The Airport’s decision to appeal against the hard-pressed Council will gobble up funds desperately needed for social and community services. So why is the Airport persisting with the appeal against the Council’s rejection when its top management is forecasting unsustainable losses?
‘Bristol Airport’s Chief executive David Lees said 273,000 people had travelled to and from the Airport in August – plummeting from the near one million at the same time last year [down 76%]. The airport also now only has routes to 80 destinations – down from 120 in 2019 [down 33%]. The news comes a month after Bristol Airport confirmed plans to cut nearly 100 jobs after suffering from the fall in demand for air travel caused by the pandemic.
The airport, which directly employs around 400 people, is reducing its workforce by 23 per cent, according to a letter to Airport staff. The airport told employees it would make a “very significant” loss this financial year and its position was “unsustainable”.’ 
So the Airport’s barmy push for growth is almost incomprehensible in the current economic climate when jobs are being cut and passenger numbers have plummeted with little prospect of short-term recovery….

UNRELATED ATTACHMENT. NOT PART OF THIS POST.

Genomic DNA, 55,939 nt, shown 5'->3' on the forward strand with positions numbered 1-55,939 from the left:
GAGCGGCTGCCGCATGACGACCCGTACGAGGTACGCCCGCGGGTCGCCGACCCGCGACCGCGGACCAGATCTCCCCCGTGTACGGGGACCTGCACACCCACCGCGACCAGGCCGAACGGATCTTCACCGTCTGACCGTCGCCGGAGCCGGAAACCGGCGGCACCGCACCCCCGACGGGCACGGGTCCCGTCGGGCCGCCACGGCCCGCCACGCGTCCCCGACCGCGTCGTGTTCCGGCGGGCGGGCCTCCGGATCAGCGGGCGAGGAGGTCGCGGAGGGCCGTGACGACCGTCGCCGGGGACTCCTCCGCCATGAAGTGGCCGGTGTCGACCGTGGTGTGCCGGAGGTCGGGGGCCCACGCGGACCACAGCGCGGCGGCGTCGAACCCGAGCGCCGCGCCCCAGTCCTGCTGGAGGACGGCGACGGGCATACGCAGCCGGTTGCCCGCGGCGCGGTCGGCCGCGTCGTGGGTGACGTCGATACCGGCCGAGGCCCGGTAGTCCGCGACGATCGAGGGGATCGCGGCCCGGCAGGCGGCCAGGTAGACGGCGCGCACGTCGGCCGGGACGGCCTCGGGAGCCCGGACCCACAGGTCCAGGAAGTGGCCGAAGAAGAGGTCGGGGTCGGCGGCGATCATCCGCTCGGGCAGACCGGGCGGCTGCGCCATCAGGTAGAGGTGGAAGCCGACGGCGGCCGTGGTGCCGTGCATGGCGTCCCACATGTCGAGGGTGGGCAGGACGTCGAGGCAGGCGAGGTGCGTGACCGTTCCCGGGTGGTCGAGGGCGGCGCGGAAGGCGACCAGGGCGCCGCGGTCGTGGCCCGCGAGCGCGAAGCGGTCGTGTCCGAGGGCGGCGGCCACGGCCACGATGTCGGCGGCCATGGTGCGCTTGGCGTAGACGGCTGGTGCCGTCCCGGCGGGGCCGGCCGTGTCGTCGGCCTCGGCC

The truth is that the Airport monkey and the pension fund organ grinder  are desperate to outflank local democracy and upcoming green legislation that will constrain their toxic operation. A technical victory at the appeal could also salvage short-term benefits such as the right to schedule night flights across the summer and expand car parks into the Green Belt, enhancing the asset value of the land.
The Airport continues to claim that expansion will benefit the economy without regard for the harm to health, wellbeing and the environment. Let’s remember that the Council, supported by independent analysis, rejected the Airport application because of ‘the detrimental effect of the expansion of the Airport on the region and the wider impact on the environment outweighs the narrower benefits to Airport expansion’ (Council Leader Don Davies).
The Airport may hope it would benefit for ‘rationalisation’ of regional Airports into a number of hubs in the Government’s Aviation 2050 policy, yet to be published. The Airport shouldn’t hold its breath. Exeter is best placed for the South West as a whole and Cardiff can offer international standards such as international runway length, rail and motorway access and many other features that are simply a pipe dream for Bristol Airport. Public transport links with London Airports are improving.
The management still place their hopes in magical thinking and corporate witchcraft but North Somerset Council taxpayers and all of us dependent on Council services will pay the price of the appeal: legal costs, further cuts to public services, increased aviation traffic and noise pollution, damage to the wildlife habitat, the natural environment and the Mendip landscape.